Young riders long have made up a big share of the people killed in all-terrain vehicle crashes. As FairWarning reported in March, 2010, children under 16 accounted for more than 2,500 of the 10,000-plus fatalities recorded in ATV accidents since federal authorities started keeping track in the 1980s.
But the reason why so many kids are killed or badly hurt has been fuzzy. For instance, is it because young riders take too many chances?
Now a team of emergency room doctors and medical researchers from Illinois has pointed to a cause. In a study published in Neurosurg Focus, the team concluded that size matters: young riders all too often aren’t big enough or strong enough to control an ATV designed for an adult.
The researchers performed tests with two ATVs, a Polaris Trailblazer 250 sport model and a Honda FourTrax 250 utility model. They studied riders of varying heights, weights and arm lengths during three maneuvers linked to crashes.
The researchers’ concluded that lighter riders often are more easily ejected, and that riders with shorter arms are less able to maintain an ATV’s stability to prevent rollovers.
The study concluded that lighter riders with “small wingspans” — in other words, children and others of small stature — “are under considerable risk of injury when operating an ATV due to lateral, longitudinal, and vertical operational instability.”
ATVs, as the study said, typically weigh 300 to 600 pounds and can travel up to 75 miles per hour.
However, as motor vehicle safety specialists Safety Research & Strategies Inc. noted in their review of the study, regulations for child ATV riders are limited. The company noted that Massachusetts in July, 2010 became the first state in the nation to ban children under age 14 from riding ATVs, unless they are participating in an organized race or an event supervised by someone 18 years or older. Still, Safety Research & Strategies said the state “has done little” to enforce or publicize that or other provisions of the law.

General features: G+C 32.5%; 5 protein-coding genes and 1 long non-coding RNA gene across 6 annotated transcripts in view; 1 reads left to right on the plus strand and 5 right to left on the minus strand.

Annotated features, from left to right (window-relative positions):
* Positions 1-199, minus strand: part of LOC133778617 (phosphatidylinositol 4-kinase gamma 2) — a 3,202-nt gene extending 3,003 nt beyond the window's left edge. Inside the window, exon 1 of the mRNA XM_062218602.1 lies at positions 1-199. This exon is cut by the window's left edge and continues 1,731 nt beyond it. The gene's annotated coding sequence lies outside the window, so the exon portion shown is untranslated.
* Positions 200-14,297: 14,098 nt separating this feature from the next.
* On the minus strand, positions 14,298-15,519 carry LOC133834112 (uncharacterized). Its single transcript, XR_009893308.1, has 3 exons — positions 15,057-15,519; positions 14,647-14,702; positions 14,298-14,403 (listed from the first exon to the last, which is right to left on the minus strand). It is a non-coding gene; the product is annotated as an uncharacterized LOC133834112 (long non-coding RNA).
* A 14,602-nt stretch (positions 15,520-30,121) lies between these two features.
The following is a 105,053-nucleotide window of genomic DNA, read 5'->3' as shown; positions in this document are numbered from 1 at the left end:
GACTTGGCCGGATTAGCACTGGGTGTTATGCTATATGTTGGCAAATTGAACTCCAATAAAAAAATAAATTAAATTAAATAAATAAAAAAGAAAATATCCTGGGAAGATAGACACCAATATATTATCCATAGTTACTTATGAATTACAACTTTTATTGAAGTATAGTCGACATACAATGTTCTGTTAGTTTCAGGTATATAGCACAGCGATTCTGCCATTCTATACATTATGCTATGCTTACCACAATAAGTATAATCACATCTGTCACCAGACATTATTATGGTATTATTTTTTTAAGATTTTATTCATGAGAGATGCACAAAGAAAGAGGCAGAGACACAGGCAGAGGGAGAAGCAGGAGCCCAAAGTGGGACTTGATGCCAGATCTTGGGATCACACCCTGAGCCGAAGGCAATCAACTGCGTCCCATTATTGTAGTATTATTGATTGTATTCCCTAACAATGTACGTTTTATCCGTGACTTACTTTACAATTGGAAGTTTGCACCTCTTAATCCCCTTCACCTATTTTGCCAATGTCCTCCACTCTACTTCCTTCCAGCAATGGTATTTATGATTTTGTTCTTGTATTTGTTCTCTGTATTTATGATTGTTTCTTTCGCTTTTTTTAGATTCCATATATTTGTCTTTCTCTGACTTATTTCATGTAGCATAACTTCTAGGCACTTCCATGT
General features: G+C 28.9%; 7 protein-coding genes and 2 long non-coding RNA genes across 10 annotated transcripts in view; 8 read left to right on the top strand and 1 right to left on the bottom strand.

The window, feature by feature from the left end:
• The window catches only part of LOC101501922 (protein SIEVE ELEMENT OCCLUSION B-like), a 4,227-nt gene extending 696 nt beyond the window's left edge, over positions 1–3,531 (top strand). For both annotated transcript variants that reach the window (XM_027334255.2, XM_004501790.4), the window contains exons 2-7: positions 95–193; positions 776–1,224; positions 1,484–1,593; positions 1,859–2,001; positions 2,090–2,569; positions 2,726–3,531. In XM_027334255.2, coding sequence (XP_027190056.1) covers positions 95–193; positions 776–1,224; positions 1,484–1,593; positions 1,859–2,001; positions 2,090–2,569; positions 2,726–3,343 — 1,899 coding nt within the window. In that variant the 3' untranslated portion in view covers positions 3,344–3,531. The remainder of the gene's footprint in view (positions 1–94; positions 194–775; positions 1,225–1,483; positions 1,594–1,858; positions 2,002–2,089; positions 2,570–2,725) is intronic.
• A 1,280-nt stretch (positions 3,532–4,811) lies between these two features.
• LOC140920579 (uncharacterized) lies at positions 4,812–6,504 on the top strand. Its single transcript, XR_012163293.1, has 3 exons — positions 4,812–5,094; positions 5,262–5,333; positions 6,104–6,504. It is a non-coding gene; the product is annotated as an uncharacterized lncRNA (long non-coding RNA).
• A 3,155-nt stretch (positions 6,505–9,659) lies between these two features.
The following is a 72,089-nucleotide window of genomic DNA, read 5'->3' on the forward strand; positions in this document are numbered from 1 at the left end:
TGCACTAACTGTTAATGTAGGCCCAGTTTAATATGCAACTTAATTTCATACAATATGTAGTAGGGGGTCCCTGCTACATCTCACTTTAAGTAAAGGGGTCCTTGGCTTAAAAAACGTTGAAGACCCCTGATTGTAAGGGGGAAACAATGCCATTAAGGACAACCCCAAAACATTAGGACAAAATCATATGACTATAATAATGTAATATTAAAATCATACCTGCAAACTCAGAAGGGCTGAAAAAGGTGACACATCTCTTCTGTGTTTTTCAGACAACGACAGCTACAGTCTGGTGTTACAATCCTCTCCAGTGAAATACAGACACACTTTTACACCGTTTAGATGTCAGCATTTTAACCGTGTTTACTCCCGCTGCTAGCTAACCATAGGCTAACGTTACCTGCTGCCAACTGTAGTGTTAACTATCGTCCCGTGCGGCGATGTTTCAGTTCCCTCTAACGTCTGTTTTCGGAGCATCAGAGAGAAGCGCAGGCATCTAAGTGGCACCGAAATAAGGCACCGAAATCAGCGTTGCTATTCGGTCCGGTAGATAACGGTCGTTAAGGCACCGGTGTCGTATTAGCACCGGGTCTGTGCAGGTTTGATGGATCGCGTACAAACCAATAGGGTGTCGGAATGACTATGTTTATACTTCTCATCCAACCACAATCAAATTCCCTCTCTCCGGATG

At the federal level, the U.S. Consumer Product Safety Commission requires manufacturers to take steps to stop their dealers from marketing adult-size ATVs to children.
Senior officials of the Specialty Vehicle Institute of America, an industry group that deals with safety issues and operates the All-Terrain Vehicle Safety Institute, could not be reached for comment on the study. A representative of the institute, however, said it puts a high priority on rider safety and is well aware of the issues involving young riders.
The Illinois researchers cited Consumer Product Safety Commission research reflecting the rising toll taken by ATVs. The research showed that, among other things, the number of ATV riders climbed 36 percent from 1997 to 2001 but the number of injuries treated in hospital emergency rooms leaped 109 percent.
ROBERT T. NELSON
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